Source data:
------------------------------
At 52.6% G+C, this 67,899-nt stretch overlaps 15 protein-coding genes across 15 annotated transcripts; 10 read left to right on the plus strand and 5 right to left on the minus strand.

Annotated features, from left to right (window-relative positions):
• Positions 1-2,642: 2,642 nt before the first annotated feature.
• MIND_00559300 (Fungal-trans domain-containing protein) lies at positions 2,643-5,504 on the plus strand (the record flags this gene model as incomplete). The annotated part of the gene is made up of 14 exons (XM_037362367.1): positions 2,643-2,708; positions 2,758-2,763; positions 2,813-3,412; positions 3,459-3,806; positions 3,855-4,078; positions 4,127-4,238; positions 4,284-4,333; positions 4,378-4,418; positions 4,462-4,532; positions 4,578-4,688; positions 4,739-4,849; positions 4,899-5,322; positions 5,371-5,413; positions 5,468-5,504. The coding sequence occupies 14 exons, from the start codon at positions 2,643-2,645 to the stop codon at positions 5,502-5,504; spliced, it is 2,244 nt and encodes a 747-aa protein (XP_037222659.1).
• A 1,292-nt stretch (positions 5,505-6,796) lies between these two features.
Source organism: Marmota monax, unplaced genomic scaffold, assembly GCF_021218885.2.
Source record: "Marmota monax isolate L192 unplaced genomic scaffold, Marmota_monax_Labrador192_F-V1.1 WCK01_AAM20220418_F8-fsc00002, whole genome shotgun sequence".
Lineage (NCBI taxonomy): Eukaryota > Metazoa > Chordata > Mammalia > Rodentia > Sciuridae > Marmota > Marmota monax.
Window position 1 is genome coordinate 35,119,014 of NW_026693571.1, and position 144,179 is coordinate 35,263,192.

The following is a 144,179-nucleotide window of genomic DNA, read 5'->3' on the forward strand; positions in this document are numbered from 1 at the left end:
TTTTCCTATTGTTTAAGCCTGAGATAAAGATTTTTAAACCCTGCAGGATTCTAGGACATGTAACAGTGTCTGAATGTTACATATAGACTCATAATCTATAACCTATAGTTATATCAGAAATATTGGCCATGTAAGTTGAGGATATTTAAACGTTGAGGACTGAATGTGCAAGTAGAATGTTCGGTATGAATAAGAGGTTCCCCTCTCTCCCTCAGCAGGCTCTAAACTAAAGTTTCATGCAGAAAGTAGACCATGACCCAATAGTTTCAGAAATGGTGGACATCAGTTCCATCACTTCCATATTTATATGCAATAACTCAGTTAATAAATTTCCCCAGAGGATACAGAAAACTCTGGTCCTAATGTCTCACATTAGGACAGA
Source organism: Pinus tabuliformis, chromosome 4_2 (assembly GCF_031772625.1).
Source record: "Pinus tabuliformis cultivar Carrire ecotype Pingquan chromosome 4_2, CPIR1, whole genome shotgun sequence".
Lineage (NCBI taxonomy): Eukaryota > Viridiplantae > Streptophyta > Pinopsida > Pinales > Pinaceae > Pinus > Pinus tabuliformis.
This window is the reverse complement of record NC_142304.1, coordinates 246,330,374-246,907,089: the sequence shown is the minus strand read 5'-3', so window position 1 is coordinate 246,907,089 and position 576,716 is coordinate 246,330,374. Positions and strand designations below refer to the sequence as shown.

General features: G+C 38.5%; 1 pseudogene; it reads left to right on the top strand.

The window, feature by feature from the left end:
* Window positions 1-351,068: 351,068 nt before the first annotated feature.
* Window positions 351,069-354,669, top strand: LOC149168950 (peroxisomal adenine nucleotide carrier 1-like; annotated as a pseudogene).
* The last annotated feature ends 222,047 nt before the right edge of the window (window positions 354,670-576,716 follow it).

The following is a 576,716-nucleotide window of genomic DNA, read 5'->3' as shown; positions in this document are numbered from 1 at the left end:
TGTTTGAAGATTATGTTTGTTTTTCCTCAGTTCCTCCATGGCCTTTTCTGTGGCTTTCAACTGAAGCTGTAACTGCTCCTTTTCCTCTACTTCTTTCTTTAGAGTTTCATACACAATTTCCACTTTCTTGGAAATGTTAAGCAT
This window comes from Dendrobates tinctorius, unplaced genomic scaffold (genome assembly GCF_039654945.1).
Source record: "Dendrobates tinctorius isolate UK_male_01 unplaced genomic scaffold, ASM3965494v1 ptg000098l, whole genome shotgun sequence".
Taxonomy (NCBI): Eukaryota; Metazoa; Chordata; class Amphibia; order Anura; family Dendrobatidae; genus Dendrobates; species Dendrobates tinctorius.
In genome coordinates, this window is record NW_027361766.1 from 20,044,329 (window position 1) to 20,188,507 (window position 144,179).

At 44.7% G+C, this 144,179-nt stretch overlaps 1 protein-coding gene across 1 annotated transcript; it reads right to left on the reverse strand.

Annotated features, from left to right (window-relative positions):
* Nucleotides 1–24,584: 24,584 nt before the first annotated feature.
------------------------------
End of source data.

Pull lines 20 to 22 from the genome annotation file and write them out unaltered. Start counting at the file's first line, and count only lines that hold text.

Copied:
* The last annotated feature ends 222,047 nt before the right edge of the window (window positions 354,670-576,716 follow it).

The following is a 576,716-nucleotide window of genomic DNA, read 5'->3' as shown; positions in this document are numbered from 1 at the left end:
TGTTTGAAGATTATGTTTGTTTTTCCTCAGTTCCTCCATGGCCTTTTCTGTGGCTTTCAACTGAAGCTGTAACTGCTCCTTTTCCTCTACTTCTTTCTTTAGAGTTTCATACACAATTTCCACTTTCTTGGAAATGTTAAGCAT